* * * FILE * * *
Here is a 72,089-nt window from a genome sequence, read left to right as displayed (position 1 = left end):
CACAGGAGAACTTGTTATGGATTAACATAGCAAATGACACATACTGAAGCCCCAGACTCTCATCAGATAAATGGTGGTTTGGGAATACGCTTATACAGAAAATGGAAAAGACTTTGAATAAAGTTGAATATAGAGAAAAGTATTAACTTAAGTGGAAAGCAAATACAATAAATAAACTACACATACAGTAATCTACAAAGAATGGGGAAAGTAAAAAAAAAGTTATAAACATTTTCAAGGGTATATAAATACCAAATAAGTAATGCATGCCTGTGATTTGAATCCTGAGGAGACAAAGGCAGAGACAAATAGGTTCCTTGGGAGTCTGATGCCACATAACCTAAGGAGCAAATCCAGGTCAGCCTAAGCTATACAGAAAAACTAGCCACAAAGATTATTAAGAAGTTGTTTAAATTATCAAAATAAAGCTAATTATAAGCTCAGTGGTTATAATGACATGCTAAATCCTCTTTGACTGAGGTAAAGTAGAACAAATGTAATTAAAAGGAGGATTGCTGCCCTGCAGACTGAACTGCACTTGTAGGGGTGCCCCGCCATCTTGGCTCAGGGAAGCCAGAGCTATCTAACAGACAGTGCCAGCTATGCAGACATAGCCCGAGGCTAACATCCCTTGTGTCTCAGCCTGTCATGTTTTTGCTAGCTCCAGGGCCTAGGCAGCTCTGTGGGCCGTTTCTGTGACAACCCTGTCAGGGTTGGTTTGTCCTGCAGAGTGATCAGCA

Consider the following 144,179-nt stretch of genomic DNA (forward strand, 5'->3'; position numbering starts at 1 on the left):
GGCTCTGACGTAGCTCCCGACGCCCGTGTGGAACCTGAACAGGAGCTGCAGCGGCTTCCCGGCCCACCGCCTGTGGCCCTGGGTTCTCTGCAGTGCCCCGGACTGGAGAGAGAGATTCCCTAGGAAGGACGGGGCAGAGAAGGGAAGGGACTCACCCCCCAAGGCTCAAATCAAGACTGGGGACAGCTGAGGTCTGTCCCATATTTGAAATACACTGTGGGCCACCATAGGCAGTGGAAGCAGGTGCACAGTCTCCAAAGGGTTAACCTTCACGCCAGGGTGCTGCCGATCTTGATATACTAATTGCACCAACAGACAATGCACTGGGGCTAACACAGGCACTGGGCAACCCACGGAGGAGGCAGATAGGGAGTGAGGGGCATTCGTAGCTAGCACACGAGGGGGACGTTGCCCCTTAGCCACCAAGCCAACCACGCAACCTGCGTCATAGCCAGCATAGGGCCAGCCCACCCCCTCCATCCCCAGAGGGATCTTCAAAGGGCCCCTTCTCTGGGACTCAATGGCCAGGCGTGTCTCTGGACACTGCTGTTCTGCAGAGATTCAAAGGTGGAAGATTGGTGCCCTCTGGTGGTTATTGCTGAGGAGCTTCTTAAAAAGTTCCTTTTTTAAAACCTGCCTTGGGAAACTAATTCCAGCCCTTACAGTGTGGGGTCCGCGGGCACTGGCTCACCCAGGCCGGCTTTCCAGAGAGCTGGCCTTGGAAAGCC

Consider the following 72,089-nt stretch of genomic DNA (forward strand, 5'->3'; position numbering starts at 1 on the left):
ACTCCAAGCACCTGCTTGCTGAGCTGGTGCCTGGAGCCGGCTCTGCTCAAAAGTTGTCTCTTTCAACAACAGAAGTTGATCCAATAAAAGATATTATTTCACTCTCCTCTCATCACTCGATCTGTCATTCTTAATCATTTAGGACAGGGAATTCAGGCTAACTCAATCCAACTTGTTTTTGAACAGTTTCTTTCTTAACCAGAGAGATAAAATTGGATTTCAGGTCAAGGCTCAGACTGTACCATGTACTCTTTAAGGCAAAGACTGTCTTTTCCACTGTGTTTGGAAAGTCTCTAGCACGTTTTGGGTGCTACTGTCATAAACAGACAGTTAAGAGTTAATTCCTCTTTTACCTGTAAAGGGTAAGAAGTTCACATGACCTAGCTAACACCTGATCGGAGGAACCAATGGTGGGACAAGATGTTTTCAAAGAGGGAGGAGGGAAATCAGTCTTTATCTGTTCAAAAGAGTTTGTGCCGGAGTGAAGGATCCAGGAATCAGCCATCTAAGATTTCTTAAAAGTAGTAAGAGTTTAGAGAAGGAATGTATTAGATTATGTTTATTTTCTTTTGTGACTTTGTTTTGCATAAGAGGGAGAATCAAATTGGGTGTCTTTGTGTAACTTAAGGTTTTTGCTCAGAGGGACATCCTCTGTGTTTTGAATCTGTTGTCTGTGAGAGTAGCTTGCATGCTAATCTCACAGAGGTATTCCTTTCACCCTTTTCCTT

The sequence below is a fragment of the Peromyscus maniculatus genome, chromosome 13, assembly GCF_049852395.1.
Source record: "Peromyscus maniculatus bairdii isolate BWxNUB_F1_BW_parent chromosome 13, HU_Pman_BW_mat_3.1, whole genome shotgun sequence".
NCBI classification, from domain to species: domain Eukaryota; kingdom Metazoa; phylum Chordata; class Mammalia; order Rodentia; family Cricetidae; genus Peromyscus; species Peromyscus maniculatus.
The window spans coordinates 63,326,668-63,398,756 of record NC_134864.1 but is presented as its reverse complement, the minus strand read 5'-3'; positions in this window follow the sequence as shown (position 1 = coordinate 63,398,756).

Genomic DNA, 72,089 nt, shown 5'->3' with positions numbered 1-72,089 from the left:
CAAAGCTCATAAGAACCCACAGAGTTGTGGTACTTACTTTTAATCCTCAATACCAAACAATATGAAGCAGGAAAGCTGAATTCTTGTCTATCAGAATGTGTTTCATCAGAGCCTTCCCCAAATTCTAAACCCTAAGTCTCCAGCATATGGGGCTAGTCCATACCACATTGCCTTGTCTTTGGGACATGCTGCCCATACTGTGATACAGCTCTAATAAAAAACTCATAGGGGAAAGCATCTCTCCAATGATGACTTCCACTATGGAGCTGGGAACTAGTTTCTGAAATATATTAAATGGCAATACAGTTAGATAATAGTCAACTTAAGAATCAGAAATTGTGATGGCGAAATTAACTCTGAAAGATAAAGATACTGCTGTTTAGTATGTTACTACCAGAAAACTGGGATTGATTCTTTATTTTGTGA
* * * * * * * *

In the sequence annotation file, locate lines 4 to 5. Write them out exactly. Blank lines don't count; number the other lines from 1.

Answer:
GGCTCTGACGTAGCTCCCGACGCCCGTGTGGAACCTGAACAGGAGCTGCAGCGGCTTCCCGGCCCACCGCCTGTGGCCCTGGGTTCTCTGCAGTGCCCCGGACTGGAGAGAGAGATTCCCTAGGAAGGACGGGGCAGAGAAGGGAAGGGACTCACCCCCCAAGGCTCAAATCAAGACTGGGGACAGCTGAGGTCTGTCCCATATTTGAAATACACTGTGGGCCACCATAGGCAGTGGAAGCAGGTGCACAGTCTCCAAAGGGTTAACCTTCACGCCAGGGTGCTGCCGATCTTGATATACTAATTGCACCAACAGACAATGCACTGGGGCTAACACAGGCACTGGGCAACCCACGGAGGAGGCAGATAGGGAGTGAGGGGCATTCGTAGCTAGCACACGAGGGGGACGTTGCCCCTTAGCCACCAAGCCAACCACGCAACCTGCGTCATAGCCAGCATAGGGCCAGCCCACCCCCTCCATCCCCAGAGGGATCTTCAAAGGGCCCCTTCTCTGGGACTCAATGGCCAGGCGTGTCTCTGGACACTGCTGTTCTGCAGAGATTCAAAGGTGGAAGATTGGTGCCCTCTGGTGGTTATTGCTGAGGAGCTTCTTAAAAAGTTCCTTTTTTAAAACCTGCCTTGGGAAACTAATTCCAGCCCTTACAGTGTGGGGTCCGCGGGCACTGGCTCACCCAGGCCGGCTTTCCAGAGAGCTGGCCTTGGAAAGCC

Consider the following 72,089-nt stretch of genomic DNA (forward strand, 5'->3'; position numbering starts at 1 on the left):